Vancouver city council backed a police department plan to implement body cameras by 2025, sparking a debate about the effectiveness of the technology, the high cost and concerns about privacy and surveillance.
Implementing body cameras is part of a suite of police-focused measures that A Better City, or ABC, campaigned on during the Vancouver election. Now with a majority on council, ABC has pushed through two early motions to signal they’ll make good on those promises, even though the city’s budget consultations and approval won’t happen until the first three months of 2023.
An earlier motion approved $16 million to hire some of the 100 police officers and 100 mental health nurses ABC promised.
The motion Thursday signalled council’s intention to move ahead with introducing body cameras by 2025. The cameras, when activated, record police interactions with the public.
The three opposition councillors on council — Christine Boyle with OneCity, and Pete Fry and Adriane Carr of the Greens — say they’re alarmed about the way multimillion-dollar decisions are being made before the budget process is underway.
Boyle, Fry and Carr all pointed out that the Vancouver Police Board has budgeted $200,000 for a body cameras pilot program and said it’s premature to support a permanent program before the results of the project are known.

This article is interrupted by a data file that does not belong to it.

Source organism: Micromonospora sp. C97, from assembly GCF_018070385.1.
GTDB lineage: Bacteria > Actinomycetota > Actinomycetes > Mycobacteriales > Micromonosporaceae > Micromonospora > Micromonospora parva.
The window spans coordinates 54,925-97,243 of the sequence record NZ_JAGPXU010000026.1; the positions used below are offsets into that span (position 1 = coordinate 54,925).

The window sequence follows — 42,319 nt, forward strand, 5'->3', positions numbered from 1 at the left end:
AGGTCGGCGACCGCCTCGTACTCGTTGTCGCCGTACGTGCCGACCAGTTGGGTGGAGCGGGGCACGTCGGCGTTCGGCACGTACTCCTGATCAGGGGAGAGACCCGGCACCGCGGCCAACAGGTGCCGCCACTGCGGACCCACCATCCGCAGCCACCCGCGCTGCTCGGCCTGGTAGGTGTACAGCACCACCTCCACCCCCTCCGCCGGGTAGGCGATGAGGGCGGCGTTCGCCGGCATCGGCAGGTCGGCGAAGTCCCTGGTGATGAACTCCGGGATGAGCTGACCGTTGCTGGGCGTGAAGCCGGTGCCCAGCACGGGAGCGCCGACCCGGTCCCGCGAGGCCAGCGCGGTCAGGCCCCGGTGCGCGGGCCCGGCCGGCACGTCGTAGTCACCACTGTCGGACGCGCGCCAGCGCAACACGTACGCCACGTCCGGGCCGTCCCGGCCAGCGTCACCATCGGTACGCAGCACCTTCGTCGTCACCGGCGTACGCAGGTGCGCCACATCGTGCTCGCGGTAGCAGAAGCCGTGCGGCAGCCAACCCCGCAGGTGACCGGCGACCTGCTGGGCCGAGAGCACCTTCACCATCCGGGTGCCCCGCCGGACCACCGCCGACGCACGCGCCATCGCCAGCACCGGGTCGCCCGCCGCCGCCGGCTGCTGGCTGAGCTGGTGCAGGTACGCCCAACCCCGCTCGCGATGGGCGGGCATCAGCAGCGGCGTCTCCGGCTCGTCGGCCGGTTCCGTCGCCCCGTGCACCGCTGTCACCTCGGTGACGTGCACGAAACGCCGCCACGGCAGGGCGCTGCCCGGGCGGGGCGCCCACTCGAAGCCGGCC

The Vancouver Police Department is asking for $383 million for its 2023 budget — $21 million more than the $362 million city staff have budgeted for policing. It’s a $38-million — or 11-per-cent — increase over this year’s budget.
Fry also questioned how the ABC-majority council would balance promises to spend more on policing with parallel promises to lower taxes and not cut other city services.
“We don't know what our budget’s going to look like,” Fry said. “This council has committed tens of millions of dollars.... I worry greatly about where the money is coming from. What is it going to mean for Vancouverites moving forward?”
But Lenny Zhou, the ABC councillor who brought the body camera motion forward, said there is ample evidence from the United States that body cameras are effective in reducing public complaints about police behaviour and resolving complaints more quickly and cheaply. The RCMP is in the midst of rolling out a new body camera program, and the Delta Police Department has also completed a pilot program.
“It will enhance public safety and accountability,” Zhou said, warning that Vancouver could be left behind in adopting the technology if council doesn’t act now. Zhou noted that the B.C. government already has an existing policing standard to guide the use of police body cameras and the collection and protection of video footage.
The Toronto Police Service plans to spend $34 million on 2,350 cameras and video storage over the next five years. The RCMP has budgeted $131 million over five years to buy 12,500 camera subscriptions.
If the VPD introduced a program similar to the one Toronto police are planning, the total cost could be around $8 million. The Vancouver department currently has 1,348 officers, compared to the Toronto’s 5,500 police officers.
As debate continues over racism in policing and concerns about deaths or injuries caused by police, especially when police attend mental health calls, advocates in the United States and Canada have warned that body cameras can’t be seen as a one-stop solution to fixing racism and police accountability.